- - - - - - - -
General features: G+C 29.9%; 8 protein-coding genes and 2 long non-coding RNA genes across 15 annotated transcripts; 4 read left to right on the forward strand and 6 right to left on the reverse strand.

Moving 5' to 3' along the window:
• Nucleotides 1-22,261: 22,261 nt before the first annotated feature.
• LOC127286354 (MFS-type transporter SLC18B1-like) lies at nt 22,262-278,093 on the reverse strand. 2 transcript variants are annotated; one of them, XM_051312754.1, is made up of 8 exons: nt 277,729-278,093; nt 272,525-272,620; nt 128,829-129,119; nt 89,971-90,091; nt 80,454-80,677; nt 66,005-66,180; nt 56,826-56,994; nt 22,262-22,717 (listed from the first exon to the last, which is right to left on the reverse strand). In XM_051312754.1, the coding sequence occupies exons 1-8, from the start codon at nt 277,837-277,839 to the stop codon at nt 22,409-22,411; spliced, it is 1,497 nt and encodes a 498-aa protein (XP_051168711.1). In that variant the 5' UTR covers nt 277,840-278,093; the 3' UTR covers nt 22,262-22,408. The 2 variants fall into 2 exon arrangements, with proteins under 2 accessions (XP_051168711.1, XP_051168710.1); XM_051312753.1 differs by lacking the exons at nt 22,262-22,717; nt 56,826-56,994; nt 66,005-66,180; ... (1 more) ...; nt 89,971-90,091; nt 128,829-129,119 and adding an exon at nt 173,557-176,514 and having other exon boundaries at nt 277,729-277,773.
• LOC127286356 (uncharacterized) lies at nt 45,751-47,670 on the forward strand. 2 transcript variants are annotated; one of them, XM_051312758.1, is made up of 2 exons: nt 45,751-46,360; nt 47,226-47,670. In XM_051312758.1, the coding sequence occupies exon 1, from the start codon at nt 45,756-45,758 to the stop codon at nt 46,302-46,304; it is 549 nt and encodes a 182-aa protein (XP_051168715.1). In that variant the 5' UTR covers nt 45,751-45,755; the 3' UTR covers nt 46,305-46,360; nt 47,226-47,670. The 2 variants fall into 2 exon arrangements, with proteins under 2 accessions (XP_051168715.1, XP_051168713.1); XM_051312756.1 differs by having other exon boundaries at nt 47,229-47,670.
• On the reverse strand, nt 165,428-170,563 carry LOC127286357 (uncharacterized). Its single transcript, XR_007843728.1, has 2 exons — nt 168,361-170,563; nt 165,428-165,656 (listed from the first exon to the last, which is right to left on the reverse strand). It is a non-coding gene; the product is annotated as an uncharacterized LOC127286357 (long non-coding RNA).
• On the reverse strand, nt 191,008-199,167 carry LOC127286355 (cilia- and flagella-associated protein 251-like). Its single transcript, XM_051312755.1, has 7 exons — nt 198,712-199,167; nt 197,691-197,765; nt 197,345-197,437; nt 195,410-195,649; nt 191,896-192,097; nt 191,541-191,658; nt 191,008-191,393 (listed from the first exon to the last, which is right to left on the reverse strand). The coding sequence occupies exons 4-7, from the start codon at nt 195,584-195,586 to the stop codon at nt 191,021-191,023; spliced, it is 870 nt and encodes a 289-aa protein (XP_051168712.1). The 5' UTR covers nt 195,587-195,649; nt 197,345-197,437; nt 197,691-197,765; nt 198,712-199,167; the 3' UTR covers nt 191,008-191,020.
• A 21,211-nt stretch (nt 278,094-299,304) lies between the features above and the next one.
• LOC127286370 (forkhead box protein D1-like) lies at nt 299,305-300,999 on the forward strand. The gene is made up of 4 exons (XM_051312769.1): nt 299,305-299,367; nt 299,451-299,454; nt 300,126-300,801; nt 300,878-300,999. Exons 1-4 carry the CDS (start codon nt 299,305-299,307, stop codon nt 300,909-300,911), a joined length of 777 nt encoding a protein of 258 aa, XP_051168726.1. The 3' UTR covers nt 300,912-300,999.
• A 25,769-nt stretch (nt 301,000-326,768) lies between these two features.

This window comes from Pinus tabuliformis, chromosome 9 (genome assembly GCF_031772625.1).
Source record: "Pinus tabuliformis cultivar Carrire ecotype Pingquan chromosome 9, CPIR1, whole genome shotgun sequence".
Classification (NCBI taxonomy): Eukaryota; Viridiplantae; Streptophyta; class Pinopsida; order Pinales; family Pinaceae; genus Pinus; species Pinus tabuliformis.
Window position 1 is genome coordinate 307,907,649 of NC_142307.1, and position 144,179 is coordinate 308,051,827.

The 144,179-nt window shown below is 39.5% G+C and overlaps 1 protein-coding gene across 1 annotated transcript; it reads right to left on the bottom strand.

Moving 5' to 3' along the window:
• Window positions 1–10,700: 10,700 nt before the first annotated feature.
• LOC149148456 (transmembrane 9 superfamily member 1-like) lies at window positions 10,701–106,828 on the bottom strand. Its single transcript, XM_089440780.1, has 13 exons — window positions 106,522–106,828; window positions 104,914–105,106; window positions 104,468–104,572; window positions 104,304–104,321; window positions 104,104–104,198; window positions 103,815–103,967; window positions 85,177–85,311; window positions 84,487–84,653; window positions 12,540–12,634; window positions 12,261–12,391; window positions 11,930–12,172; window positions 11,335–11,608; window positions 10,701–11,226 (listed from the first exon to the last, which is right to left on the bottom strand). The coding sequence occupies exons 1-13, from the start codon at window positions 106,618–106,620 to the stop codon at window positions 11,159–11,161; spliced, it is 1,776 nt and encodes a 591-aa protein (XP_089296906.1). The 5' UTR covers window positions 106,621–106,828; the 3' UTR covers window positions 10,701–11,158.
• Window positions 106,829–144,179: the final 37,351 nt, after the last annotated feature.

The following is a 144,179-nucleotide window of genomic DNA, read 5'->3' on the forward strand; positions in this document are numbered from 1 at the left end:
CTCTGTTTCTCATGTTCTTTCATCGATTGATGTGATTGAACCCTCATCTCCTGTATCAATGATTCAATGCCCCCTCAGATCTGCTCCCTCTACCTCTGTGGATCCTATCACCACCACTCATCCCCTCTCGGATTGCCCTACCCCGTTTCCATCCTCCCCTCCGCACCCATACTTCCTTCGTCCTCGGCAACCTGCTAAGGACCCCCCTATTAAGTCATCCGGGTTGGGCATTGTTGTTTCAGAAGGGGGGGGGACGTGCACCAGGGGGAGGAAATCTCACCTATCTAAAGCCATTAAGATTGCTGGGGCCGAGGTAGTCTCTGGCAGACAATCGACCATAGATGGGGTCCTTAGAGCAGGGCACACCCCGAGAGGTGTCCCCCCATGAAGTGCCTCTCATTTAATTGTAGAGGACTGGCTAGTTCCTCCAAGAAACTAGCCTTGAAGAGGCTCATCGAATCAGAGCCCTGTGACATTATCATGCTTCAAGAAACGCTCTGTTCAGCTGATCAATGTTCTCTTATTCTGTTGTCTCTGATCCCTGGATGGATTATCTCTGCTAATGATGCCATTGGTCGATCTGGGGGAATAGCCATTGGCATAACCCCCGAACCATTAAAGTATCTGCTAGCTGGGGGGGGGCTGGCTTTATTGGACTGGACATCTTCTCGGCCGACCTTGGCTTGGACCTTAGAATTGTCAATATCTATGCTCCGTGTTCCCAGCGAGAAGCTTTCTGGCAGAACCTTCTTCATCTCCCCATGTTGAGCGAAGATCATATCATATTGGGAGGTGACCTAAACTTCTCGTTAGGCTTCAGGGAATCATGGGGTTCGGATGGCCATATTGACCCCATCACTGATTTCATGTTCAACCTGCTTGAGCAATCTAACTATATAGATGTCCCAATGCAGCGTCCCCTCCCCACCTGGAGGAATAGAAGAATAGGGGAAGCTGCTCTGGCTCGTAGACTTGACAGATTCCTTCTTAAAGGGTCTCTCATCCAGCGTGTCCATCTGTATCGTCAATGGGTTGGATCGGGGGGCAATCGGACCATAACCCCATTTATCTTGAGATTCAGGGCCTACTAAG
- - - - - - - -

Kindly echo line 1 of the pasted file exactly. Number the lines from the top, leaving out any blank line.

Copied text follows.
General features: G+C 29.9%; 8 protein-coding genes and 2 long non-coding RNA genes across 15 annotated transcripts; 4 read left to right on the forward strand and 6 right to left on the reverse strand.